The purpose of this paper is to analyse the Gulin Gulin Buffalo Company (GGBC), an Indigenous wildlife enterprise, within a sustainable livelihoods framework and to understand the factors that have contributed to its success.
A combination of participatory observation, semi‐structured interviews and a focus‐group discussion were undertaken to understand the implications of the enterprise with regards to each of the five capitals of the sustainable livelihoods framework.
The GGBC has successfully mustered feral buffalo from Northern Australia for 20 years. A livelihoods assessment of the industry shows that the natural capital (the buffalo) are harvested below replacement levels, financial returns are significant, the business possesses adequate physical infrastructure, human capital is increased through on‐the‐job training, and there is community support. Seven factors underpin this enterprise's success: the productive capacity of the buffalo and the resources it consumes; the minimal amount of anti‐use sentiment harboured by the Australian public towards the commercial use of buffalo; the size of the market and its indifference to wild harvested stock; consistent culturally aware management; strong historical roots in the pastoral industry; considerable alignment of the company's activities to the local culture; and strong relationships with the associated community.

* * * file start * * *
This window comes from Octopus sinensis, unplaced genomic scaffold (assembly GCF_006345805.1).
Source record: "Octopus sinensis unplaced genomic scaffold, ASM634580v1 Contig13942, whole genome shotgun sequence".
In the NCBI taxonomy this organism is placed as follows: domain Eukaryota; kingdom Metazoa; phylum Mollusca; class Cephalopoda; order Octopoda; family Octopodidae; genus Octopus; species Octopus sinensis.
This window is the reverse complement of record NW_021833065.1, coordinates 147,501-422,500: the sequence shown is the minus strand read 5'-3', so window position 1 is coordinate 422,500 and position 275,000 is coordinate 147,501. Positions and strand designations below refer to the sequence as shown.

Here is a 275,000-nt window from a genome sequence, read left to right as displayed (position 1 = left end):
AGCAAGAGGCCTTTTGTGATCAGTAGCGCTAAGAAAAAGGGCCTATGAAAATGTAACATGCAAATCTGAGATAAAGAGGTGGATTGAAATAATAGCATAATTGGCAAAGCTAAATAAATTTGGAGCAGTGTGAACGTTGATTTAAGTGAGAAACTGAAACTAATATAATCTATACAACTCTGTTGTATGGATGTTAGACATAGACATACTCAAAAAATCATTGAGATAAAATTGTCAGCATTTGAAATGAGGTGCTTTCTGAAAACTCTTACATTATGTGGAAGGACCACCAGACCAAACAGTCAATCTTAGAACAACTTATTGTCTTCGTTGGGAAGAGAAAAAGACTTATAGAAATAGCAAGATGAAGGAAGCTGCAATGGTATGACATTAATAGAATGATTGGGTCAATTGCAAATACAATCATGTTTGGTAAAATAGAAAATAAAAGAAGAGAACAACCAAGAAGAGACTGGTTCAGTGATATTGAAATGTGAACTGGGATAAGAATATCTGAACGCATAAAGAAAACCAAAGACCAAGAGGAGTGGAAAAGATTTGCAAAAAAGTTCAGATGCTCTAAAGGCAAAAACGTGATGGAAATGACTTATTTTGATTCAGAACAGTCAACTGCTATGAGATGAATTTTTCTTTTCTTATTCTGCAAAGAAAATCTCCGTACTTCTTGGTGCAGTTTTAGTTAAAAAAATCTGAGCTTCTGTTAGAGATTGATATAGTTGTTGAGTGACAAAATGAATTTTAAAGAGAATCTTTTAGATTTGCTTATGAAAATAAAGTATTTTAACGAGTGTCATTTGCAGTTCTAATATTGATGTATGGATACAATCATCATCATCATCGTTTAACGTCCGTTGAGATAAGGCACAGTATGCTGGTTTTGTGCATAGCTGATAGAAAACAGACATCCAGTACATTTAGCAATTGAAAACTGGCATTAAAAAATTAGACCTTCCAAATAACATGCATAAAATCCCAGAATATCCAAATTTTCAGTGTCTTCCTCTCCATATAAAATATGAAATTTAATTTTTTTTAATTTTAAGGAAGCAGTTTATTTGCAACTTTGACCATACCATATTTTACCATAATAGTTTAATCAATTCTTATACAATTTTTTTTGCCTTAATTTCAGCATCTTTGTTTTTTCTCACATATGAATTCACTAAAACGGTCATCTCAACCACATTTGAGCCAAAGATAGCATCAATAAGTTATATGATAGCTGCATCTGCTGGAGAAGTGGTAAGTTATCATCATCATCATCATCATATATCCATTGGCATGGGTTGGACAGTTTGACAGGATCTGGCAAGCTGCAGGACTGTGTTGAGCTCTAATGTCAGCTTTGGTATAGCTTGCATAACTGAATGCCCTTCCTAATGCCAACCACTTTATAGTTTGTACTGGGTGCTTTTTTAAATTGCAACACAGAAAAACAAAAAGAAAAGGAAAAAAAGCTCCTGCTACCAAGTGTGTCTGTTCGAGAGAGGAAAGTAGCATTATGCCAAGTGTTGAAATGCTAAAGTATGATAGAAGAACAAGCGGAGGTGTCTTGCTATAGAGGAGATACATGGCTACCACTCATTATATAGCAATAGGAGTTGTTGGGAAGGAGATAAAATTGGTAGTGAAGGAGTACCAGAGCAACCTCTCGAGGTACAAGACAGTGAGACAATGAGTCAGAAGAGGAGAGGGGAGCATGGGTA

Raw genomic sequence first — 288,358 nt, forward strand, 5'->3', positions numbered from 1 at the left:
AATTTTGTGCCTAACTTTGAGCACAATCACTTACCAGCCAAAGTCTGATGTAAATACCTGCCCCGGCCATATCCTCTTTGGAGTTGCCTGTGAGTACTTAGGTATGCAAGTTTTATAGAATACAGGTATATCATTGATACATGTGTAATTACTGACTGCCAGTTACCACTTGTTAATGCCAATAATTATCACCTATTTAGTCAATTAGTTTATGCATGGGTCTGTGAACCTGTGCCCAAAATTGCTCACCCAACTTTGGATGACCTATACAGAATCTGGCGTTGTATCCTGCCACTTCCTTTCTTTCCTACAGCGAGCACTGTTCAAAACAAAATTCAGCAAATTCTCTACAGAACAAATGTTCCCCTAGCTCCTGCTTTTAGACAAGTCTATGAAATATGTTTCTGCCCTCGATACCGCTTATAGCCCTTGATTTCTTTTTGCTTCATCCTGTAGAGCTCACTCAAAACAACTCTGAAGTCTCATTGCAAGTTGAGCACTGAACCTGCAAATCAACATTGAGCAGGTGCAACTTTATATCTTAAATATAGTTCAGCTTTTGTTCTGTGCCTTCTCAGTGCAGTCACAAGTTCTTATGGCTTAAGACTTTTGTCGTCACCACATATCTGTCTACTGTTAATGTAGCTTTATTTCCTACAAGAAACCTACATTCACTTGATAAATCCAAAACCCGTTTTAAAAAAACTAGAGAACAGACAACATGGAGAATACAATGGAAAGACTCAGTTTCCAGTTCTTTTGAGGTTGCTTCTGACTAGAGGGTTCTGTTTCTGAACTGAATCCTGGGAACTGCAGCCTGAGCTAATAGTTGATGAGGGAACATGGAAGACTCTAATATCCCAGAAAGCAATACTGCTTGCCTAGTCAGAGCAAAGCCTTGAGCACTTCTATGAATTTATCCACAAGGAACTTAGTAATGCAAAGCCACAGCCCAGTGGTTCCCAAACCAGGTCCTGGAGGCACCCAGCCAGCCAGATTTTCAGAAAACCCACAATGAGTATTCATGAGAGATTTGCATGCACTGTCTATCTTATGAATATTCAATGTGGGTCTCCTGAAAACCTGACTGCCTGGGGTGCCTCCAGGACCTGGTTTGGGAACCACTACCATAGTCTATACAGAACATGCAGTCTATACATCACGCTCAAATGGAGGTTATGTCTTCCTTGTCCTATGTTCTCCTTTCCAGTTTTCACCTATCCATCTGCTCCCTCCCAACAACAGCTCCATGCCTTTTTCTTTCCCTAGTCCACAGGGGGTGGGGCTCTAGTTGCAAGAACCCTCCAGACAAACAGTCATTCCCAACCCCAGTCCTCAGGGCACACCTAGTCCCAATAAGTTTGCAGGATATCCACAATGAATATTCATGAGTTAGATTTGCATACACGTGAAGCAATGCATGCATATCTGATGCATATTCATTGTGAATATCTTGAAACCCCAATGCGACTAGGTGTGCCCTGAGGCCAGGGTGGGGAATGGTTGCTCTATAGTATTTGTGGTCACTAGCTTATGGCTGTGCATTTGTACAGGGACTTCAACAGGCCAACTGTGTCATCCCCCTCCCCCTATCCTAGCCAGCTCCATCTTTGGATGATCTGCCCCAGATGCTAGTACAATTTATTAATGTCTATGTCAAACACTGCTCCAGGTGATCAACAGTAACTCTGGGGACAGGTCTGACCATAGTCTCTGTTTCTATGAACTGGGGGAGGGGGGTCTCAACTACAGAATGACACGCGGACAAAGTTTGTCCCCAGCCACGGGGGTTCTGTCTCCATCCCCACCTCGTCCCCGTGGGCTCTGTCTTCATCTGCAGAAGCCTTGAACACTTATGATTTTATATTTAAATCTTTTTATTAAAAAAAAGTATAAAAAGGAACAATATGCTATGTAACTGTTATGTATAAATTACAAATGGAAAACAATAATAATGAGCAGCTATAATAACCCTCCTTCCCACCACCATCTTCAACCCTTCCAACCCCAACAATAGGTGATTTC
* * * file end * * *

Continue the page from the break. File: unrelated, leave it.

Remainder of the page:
This paper provides insight into the nature of a successful Indigenous wildlife enterprise in remote and regional Australia that sheds light on Indigenous enterprise success more generally. As such, this paper will be valuable for Indigenous entrepreneurs and Indigenous economic development professionals, policy makers and researchers.
Austin, B.J. and Garnett, S.T. (2011), "Indigenous wildlife enterprise: Mustering swamp buffalo (
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